Margaret Hale’s White Gown from Elizabeth Gaskell’s North and South

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This gown is based on one that Margaret Hale, main character of Elizabeth Gaskell’s North and South, wore to a dinner party. I listened to a Librivox recording of it this month.

All we know about the gown from the book is that it is white silk and adorned with coral (two pins in her hair, her sleeves looped up with coral strings, and a coral necklace.) There’s no firm date given for the events of the book, but I’m dating this gown to 1852, based on this page, which makes it sound as if the strike in the book was based on the historical strike at Preston in 1853, a year before the book began to be serialized. Then, this was the gown that Margaret also wore for her cousin’s wedding, which was at the beginning of the book. It’s an inconvenient date — right there between the Regency gowns and the hoopskirt at its height. I used this page for reference, mostly.

It may sound like the book is some sort of Civil War drama, but it refers instead to the differences between the slow-paced farming communities of the south of England and the upstart industrial cities of the north. For this reason I found it a rather odd book somehow; it starts off with a wedding, a silly mother, a pastor father, a suitor for Margaret and a good bit of walking, gardening and drawing, and we Jane Austen fans think “Oh, I know where this is going.”

(Unrelated: while chatting with a woman working at the bookstore the other day, she told us she had been talking to someone who lamented, in all seriousness, that Jane Austen hadn’t written anything lately.)

But just as the reader is getting acquainted with Helstone and its inhabitants and charms, there’s a crisis: Margaret’s father loses his faith in some way, enough that he feels that he must renounce his living and find other employment. This revelation is never truly explored in the book, as Margaret seems rather afraid to ask for any more details, and instead throws herself into the mundane details needed to keep the family together. So they move to Milton, a factory town, and her father becomes a private tutor. And all of a sudden, this book which had seemed to promise a lightly romantic comedy of manners, brings in questions of religious faith, chapters upon chapters of class conflict, lingering illness, murder, deception, lies, grave misunderstandings and lots and lots of death. (And why the one character I would have liked to see die never quite made it there, I have no idea.) This is all separate from the story of Margaret’s love interest, which is its own little torment; they must spend thirty chapters thinking of each other, misunderstanding each other, and being miserable, before it is all finally resolved in the last page of the book.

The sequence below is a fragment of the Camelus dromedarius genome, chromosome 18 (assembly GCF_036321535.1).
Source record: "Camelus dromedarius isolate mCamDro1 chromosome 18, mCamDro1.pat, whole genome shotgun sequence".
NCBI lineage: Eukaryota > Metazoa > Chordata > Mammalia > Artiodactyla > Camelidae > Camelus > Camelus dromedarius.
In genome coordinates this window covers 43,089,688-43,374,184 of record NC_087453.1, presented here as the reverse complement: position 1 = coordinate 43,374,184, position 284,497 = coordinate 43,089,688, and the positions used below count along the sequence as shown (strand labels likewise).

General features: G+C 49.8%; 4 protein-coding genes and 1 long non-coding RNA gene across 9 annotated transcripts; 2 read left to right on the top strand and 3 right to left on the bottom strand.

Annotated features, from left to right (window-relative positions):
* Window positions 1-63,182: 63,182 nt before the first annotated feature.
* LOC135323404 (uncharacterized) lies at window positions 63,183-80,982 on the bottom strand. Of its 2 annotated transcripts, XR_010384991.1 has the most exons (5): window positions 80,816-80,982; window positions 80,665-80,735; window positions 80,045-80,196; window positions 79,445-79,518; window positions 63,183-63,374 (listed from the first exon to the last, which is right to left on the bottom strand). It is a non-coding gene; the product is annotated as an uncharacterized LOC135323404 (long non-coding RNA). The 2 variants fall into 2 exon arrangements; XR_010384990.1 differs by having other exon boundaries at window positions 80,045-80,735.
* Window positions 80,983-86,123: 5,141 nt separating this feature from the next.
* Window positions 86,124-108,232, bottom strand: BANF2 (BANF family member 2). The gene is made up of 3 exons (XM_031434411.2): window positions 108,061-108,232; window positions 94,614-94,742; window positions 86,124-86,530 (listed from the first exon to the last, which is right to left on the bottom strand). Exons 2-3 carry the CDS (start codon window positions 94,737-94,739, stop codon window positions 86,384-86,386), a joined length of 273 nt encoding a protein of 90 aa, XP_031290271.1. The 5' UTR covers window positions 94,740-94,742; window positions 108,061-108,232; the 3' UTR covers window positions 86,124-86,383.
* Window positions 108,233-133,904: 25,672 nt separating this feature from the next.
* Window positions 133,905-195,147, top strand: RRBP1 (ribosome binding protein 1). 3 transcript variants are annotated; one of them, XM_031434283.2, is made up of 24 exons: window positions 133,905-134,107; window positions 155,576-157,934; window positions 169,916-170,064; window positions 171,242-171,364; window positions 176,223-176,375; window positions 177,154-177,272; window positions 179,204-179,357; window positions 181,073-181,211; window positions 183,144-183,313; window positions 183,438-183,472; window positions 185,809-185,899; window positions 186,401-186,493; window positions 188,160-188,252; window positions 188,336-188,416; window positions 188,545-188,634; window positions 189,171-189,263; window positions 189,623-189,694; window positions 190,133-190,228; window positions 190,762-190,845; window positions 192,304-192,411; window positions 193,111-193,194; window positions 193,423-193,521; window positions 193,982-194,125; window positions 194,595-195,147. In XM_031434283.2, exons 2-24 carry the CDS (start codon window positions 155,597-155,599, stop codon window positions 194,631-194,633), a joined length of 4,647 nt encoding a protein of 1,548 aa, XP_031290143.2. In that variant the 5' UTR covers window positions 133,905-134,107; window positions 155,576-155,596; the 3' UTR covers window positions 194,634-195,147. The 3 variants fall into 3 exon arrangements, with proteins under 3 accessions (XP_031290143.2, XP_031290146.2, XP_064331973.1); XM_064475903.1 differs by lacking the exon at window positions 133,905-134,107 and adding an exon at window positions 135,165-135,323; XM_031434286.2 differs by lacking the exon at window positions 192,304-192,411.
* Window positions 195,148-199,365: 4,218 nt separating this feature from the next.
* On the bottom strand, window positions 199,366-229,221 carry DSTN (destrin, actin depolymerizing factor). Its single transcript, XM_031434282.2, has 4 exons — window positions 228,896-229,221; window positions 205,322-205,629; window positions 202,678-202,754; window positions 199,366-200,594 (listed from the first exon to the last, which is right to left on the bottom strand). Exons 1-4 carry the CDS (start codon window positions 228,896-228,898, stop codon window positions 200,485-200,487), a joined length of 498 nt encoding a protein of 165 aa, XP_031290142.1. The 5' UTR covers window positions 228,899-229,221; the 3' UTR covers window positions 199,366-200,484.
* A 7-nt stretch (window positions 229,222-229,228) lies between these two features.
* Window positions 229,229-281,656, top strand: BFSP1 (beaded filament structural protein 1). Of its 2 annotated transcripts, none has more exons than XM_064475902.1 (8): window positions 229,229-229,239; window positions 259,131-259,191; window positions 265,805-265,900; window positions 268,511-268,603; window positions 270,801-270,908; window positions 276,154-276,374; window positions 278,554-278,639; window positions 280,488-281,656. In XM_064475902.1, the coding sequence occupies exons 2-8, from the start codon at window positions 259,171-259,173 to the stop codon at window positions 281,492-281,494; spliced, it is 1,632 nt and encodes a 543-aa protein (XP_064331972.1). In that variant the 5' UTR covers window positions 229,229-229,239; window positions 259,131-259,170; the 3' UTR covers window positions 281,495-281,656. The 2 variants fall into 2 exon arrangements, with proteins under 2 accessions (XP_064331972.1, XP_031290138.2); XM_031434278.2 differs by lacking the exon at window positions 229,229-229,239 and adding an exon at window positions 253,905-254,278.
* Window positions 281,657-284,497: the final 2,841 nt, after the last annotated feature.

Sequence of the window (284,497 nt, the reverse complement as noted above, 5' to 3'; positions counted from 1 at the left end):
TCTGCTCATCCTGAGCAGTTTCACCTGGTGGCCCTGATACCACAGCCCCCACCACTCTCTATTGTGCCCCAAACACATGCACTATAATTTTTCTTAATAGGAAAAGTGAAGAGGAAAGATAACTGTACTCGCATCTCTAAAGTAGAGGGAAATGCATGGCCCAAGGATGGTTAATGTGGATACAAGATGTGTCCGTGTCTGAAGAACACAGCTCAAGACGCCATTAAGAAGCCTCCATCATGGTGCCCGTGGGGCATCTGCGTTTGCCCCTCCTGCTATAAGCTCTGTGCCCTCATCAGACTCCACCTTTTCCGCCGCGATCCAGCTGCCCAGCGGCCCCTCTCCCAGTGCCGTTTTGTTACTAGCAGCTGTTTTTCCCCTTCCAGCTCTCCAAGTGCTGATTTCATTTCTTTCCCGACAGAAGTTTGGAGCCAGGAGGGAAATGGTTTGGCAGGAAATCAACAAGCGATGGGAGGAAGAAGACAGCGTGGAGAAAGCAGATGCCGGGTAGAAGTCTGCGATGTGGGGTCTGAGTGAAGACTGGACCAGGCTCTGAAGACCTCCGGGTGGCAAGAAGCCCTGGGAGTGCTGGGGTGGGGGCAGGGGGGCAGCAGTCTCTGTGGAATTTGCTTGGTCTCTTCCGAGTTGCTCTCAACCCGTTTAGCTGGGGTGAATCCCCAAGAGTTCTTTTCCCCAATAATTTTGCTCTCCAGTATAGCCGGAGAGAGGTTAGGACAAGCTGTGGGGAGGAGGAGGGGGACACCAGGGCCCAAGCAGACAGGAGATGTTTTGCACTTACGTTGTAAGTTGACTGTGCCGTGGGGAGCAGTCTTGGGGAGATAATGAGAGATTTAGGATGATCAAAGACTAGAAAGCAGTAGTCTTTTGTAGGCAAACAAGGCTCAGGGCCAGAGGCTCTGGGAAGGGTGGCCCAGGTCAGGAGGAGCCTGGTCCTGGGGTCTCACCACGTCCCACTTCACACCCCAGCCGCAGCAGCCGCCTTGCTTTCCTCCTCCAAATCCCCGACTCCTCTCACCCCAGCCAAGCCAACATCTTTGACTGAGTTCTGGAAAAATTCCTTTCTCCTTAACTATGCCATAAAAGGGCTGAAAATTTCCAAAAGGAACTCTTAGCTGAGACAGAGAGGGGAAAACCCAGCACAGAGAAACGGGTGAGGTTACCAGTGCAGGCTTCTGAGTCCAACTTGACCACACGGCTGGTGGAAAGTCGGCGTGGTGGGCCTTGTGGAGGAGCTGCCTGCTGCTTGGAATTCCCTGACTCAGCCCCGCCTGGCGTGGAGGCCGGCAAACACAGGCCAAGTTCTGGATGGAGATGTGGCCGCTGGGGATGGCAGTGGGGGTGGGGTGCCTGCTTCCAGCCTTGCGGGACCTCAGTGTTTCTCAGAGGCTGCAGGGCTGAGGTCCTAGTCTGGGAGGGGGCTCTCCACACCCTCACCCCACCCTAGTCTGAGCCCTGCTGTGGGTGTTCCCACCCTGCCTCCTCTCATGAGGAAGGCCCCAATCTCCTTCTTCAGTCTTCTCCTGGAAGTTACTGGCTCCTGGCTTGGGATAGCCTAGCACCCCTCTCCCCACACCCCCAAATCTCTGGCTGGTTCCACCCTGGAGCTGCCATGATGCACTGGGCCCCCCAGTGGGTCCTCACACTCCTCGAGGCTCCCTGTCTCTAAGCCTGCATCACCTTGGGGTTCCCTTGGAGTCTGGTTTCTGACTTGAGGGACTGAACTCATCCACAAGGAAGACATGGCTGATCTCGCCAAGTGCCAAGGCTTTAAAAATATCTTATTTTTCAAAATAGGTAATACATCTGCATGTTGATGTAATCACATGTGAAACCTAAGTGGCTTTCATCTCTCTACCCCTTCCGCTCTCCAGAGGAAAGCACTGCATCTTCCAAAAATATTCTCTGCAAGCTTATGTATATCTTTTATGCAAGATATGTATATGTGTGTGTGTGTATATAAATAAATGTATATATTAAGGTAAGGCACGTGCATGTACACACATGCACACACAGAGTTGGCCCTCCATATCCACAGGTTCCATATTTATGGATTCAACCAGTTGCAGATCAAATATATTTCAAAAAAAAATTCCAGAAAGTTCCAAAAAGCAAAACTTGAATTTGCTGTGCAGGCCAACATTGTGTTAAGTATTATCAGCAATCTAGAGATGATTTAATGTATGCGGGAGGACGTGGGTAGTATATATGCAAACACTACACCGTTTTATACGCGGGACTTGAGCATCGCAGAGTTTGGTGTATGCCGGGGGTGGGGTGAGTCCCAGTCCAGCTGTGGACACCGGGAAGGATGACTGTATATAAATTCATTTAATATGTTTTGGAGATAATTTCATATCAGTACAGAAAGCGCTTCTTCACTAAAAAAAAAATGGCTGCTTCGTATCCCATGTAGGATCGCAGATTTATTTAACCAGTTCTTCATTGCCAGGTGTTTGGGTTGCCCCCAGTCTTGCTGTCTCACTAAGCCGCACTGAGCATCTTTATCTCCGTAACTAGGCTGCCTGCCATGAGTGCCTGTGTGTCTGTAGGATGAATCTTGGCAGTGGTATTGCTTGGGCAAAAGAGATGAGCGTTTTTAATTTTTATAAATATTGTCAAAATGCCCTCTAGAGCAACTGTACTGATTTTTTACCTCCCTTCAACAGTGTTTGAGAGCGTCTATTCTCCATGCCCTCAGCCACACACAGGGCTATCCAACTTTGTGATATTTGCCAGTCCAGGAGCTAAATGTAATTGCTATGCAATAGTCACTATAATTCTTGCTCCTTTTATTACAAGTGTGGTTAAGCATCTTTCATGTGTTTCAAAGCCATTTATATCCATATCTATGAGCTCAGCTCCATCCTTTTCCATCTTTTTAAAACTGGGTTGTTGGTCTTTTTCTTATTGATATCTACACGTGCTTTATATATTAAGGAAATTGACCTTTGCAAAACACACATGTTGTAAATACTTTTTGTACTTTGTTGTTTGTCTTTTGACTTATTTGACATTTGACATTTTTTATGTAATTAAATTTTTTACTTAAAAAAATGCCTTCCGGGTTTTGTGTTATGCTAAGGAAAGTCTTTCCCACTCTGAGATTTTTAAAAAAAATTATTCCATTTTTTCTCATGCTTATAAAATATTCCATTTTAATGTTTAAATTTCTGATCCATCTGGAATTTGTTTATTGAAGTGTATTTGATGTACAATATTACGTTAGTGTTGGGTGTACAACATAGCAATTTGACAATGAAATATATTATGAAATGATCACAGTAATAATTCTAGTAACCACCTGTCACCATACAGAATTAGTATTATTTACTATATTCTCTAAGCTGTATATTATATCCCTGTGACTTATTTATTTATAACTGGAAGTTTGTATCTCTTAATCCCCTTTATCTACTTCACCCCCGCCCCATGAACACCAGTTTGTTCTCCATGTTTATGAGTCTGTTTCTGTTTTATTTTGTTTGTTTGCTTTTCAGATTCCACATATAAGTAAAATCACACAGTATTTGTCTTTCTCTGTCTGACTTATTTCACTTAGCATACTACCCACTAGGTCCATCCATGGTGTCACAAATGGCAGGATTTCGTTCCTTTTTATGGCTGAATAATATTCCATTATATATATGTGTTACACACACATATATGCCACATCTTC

I enjoyed it thoroughly, even with the heaps of melodrama, as Margaret herself is a fascinating and admirable heroine, and the depiction of the class conflict is easily more important than the romance. The strike, the union and the millowners are all treated evenly and sympathetically, and the inclusion of such themes makes the novel so unique.

7 thoughts on “Margaret Hale’s White Gown from Elizabeth Gaskell’s North and South

  1. Have you done any Scarlett O’Hara costumes? :) Those would be fun. I’m currently doing a projest which involves making costumes for Shakespeare’s play “Tmaing of the Shrew.” It’s really fun. All of your drawings have inspired me :) Thanks you.

  2. I did some for my old site (10 years ago or so) but I haven’t put them up yet, or done any since then… it’s been a while since I saw the movie, I guess!

    I’m glad my drawings inspired you, thank you! Good luck with your costumes :D

  3. John’s mother — I listened to this at the beginning of the year and don’t remember all the details, but it seems to me that she’ll make Margaret’s life as difficult as she can, she’ll never respect her and that she will never not believe that her son married Margaret for her money. It wasn’t as if I actively hated her, but with everyone else dropping like flies I didn’t see why she couldn’t take a convenient illness too! ;)

  4. Hello. I just stumbled upon this looking for masquerade costume ideas and couldn’t believe how gorgeous these dress designs are!

  5. That is so neat! I love “North & South”! I like your two Narnia dresses as well. You should do more of those. I’m a major Narnia fan. :) I also write, so I have made up plenty of my own ball gowns and such for my stories. You are very talented!

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